On the desktop, you can grab a version of Tor Browser for Windows, macOS or Linux. There's also a version of Tor Browser for Android, which replaces the previous OrBot + OrFox combination recommended for browsing Tor on Android.

Download Tor Browser: Desktop, Android

4. Onion Browser (iOS)

best ad blockers: onion browser ad blocker

(Image credit: Onion Browser)

iOS users aren’t left out when it comes to browsing the Tor anonymizer network, with the Onion Browser among the more popular options on Apple’s mobile OS. 

Previously a premium app, Onion Browser has since moved to a donation model, opening up access to everyone who wants to download the app, without compromising security or features. The usual caveats apply: Browsing through Tor will slow down the web experience, and some features, like video streams and video files won’t work in order to preserve anonymity.

Download Onion Browser: iOS

How to choose the best ad blocker for you

Many ad blockers are available for free, either as extensions or as standalone apps, though a few, like AdLock, charge a fee. Determine if the free services provide enough ad-blocking to meet your needs or whether a paid app delivers more for your money. You should also figure out if a browser extension will take care of your ad-blocking needs or whether you should consider switching browsers to one with more built-in privacy features.

You can narrow down your choice in ad blockers by deciding specifically what you're looking to accomplish with such an app or extension. Do you just want to stop annoying pop-up ads from appearing or do you want the full range of services, including privacy features and an end to ad-tracking? Grab the ad blocker that ticks off all the boxes on your wishlist.

Some ad blockers, such as AdBlock Plus include filters and the ability to let in non-obtrusive advertising. Others, like AdBlocker Ultimate, take a more aggressive approach. Find out which one best suits your needs and comfort level.

  • kep55
    I'm waiting for an ad blocker that will spoof the websites into thinking there is no ad blocker in place. More and more sites are incorporating code that disables the site entirely or many of the features if an adblocker is in use.
    Reply
  • VonMagnum
    kep55 said:
    I'm waiting for an ad blocker that will spoof the websites into thinking there is no ad blocker in place. More and more sites are incorporating code that disables the site entirely or many of the features if an adblocker is in use.

    I agree. What good is an ad blocker that only gets you locked out of perhaps 70% of all Internet sites you want to visit? I believe HTML5 is directly responsible. Only after it came into general use were sites magically able to detect you are using an ad blocker. Web pages used to be simpler. I remember loading them on 56kbps modem in the 1990s. Now, to read a 2 kilobytes of TEXT, I have to load 5 megabytes or more of cumbersome web pages graphics and ads when all I care about is the 2 kilobytes of text that actually compromises a typical news article, for example. THAT is progress?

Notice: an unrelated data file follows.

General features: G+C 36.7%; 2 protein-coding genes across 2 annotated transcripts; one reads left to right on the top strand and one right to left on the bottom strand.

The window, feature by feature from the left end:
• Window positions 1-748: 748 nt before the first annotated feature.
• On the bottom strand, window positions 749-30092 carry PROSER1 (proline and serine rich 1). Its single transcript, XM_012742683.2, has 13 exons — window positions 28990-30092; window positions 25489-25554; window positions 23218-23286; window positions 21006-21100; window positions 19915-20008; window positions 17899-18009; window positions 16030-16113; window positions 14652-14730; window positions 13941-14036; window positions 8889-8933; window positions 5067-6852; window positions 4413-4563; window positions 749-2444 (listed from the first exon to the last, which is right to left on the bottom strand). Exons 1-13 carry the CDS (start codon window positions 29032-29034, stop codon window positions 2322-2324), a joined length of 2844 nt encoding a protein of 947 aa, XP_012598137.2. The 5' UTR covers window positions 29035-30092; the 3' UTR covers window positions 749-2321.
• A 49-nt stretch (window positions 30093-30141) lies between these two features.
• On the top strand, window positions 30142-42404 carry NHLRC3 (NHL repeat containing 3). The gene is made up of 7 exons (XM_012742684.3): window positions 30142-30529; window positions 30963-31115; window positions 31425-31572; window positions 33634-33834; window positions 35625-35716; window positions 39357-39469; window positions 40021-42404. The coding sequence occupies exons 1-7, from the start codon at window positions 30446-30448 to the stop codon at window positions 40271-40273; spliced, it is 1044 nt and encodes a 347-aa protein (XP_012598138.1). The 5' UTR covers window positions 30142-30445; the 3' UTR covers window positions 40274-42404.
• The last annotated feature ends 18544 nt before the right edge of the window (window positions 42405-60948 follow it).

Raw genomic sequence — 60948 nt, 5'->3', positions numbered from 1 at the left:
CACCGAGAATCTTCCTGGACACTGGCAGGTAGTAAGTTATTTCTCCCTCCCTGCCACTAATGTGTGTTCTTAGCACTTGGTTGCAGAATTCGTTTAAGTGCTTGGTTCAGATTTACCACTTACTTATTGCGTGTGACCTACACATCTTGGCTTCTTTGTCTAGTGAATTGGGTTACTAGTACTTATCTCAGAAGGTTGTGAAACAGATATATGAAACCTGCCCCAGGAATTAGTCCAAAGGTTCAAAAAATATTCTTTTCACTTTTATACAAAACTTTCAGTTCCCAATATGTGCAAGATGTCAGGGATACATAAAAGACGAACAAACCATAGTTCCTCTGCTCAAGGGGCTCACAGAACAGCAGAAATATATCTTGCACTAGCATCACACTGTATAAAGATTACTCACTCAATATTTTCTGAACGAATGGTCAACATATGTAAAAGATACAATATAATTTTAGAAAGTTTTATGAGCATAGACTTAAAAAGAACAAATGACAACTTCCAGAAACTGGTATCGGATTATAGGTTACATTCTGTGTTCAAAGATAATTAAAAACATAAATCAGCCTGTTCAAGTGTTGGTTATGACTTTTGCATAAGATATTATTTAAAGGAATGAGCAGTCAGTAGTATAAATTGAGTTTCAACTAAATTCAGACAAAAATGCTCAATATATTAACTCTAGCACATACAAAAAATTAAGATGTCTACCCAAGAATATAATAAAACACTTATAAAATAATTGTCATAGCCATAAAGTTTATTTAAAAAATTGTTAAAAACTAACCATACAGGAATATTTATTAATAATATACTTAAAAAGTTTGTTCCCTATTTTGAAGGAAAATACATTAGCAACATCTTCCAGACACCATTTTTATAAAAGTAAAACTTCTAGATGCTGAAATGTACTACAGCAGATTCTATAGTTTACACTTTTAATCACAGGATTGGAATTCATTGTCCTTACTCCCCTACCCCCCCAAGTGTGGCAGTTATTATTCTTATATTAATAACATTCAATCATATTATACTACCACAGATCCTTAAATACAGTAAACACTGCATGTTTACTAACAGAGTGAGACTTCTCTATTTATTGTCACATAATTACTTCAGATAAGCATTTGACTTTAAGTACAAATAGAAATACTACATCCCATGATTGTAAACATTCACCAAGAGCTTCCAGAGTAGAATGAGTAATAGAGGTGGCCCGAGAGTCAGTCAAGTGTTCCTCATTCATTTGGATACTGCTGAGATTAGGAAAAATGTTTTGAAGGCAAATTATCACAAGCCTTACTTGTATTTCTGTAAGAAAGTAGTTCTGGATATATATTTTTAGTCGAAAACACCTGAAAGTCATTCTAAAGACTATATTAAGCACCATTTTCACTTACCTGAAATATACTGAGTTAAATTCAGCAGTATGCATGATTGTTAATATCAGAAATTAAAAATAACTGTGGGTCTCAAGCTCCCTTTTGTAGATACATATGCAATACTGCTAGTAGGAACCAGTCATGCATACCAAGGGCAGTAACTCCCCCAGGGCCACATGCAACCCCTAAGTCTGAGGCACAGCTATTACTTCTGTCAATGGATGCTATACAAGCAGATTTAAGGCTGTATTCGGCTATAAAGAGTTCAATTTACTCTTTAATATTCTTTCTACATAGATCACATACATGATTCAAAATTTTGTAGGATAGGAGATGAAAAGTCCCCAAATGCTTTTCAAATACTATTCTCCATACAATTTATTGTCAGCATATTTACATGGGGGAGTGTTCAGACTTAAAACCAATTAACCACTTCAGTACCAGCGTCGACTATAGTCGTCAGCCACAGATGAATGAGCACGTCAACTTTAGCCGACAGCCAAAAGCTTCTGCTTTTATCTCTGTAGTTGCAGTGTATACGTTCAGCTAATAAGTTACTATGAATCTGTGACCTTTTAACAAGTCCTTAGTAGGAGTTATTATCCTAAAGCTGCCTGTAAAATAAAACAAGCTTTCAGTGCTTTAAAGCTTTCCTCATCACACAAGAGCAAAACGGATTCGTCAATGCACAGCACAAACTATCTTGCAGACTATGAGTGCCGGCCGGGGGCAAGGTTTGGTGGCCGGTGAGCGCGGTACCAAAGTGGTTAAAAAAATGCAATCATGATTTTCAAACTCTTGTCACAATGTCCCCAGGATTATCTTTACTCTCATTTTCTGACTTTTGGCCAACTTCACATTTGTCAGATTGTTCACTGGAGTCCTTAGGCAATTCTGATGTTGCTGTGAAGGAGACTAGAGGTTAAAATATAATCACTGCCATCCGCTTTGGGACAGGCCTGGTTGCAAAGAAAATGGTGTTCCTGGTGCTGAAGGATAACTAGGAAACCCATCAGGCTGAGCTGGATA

Meanwhile, I've found "Techblocker" to be better than any of the above ad blockers as it actually bypasses the ad blocker detecters on over a dozen major sites (including Yahoo Mail), but I think it's only available for Chrome at the present time (itself an inside source of info for Google itself). Ironically, it still didn't block the detection on Tom's Guide here, but then I find it ironic this site has an article on the best ad blockers while using an ad blocker detecter itself.

    The truth is if web sites loaded static photo ads (like quaint newspaper ads) in pre-loaded image sized forms (that didn't cause web pages to "jump" like crazy as it loads yet MORE ads for the same 2K of news text), most people wouldn't even feel the need to "block" ads. But greed is an infinite black hole that can never be filled and so it's abused to the point where we need an ad blocker just to keep our 2-year old phones from crashing from running out of memory when we only want to read that 2k of text! It's miserable. But when one of the world's greatest web browser creating companies is also the world's greatest seller of ads (Google Chrome and Google/Alphabet), some might say there's a conflict of interests happening at the very least. What else can the average person do but find a way around the roadblocks? They want to guilt us for using ad blockers, but they don't care if they send us 5000x the actual information content in the form of ads and make us pay to receive it as well (bandwidth).
    Reply